Bierzo is no longer a hidden wine region, known only to wine insiders. This largely comes down to the success of one grape: Mencía. Pronounced “Men-thee-ah”, this varietal excels in the predominantly slate and granite soils of Bierzo. Typically producing medium-bodied wines, it is grown exclusively on the Iberian peninsula in Spain and Portugal (where it is known as Jaen). It is particularly fond of the steep hillside vineyards of Alto Bierzo. Tending towards low yields and susceptible to disease, Mencía is a demanding varietal. Its notable acidity is lost when left too long on the vine. As is the case with “La Clave”, Mencía is often blended with other local varieties. The blend here is 90% Mencía, 5% Tempranillo, and 5% Syrah.

Who

Raúl Pérez is the bearded rockstar winemaker of Spanish wine. As a teenager Raúl was already the winemaker at his family's Bierzo estate, Castro Ventosa. Young Raúl wanted to be a doctor, but he was destined to be the most prolific consultant winemaker in the country. Making wine all over Spain, his heart has always been true to his home in the northwest, with projects in Bierzo, Monterrei, Rías Baixas and Ribeira Sacra. Described as “part artisan and part mad scientist”, his approach to vinify wines by separate plots and terroirs has lead to comparisons with Burgundy. Many think that Pérez has been largely responsible for the rise of Mencía, and we applaud him for it.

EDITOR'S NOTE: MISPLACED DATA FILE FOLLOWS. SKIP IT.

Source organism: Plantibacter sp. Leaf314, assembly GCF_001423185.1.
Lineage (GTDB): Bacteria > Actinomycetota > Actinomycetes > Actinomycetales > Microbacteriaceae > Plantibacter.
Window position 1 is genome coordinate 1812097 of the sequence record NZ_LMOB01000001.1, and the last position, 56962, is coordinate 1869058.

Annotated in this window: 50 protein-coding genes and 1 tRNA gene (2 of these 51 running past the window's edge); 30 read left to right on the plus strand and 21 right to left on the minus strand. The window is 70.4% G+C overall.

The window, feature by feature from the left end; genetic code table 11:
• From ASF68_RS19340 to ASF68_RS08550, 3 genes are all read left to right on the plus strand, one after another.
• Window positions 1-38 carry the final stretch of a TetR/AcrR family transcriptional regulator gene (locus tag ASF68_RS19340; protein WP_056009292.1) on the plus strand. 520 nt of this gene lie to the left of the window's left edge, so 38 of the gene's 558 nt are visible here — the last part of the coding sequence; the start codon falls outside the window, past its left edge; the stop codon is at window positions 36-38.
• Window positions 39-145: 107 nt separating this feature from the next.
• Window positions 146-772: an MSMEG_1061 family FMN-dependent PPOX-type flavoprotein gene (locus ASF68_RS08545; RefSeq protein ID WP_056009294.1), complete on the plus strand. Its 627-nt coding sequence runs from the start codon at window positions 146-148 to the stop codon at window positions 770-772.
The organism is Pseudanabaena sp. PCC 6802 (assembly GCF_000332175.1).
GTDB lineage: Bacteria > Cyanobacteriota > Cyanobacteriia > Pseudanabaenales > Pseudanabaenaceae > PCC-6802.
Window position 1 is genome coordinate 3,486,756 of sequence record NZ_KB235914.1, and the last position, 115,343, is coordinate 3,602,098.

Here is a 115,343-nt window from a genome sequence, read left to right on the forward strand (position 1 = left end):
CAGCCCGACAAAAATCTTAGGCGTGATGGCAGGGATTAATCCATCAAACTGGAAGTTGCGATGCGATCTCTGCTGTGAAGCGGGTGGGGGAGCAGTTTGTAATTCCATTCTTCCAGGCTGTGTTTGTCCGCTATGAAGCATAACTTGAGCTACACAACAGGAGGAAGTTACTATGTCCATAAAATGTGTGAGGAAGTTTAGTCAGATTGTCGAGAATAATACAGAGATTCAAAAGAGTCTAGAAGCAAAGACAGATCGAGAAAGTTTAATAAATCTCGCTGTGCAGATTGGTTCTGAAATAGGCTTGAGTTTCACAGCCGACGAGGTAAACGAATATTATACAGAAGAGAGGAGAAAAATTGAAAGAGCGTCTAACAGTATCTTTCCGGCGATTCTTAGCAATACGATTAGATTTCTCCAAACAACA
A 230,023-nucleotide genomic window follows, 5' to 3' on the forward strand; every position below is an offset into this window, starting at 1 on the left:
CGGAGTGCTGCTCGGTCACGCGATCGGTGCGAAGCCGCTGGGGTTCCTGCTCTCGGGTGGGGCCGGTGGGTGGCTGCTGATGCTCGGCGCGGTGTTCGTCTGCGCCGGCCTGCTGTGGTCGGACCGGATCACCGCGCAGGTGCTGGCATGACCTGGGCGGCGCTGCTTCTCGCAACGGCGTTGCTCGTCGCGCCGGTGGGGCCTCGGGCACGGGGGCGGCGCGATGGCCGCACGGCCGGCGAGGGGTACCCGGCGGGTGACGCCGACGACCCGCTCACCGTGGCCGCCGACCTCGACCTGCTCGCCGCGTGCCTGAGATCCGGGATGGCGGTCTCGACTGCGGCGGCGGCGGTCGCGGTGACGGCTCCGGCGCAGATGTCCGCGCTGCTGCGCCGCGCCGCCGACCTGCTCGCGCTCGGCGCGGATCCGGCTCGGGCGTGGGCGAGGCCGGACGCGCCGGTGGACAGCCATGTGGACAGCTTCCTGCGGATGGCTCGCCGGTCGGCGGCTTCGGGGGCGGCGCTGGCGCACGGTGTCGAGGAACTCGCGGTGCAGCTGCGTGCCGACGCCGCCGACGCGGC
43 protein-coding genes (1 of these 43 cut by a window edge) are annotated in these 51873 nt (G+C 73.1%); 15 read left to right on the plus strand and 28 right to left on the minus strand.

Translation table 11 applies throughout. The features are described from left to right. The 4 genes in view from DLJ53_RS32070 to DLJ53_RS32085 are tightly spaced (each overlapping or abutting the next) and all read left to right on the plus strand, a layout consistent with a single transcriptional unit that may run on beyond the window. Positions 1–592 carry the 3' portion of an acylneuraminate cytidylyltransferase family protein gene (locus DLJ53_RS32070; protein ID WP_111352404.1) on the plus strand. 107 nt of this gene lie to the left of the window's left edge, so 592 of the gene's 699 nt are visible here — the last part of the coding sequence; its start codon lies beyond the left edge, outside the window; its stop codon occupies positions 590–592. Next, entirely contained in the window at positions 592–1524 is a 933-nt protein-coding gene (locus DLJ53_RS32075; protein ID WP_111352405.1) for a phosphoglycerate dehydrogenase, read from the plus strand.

Taste

Mencía is by nature a floral variety. Aromatically this wine is perfumed with notes of pomegranate, strawberry and rose water. Beaujolais fans may recognize some similarities here. Vibrant maroon in color, the palate yields persistent tannins and bitter pepperiness. A split personality, it is both inviting and a touch brooding. This is excellent food wine. A suitable companion to many roast meats. Try it with chicken piri piri and grilled vegetables.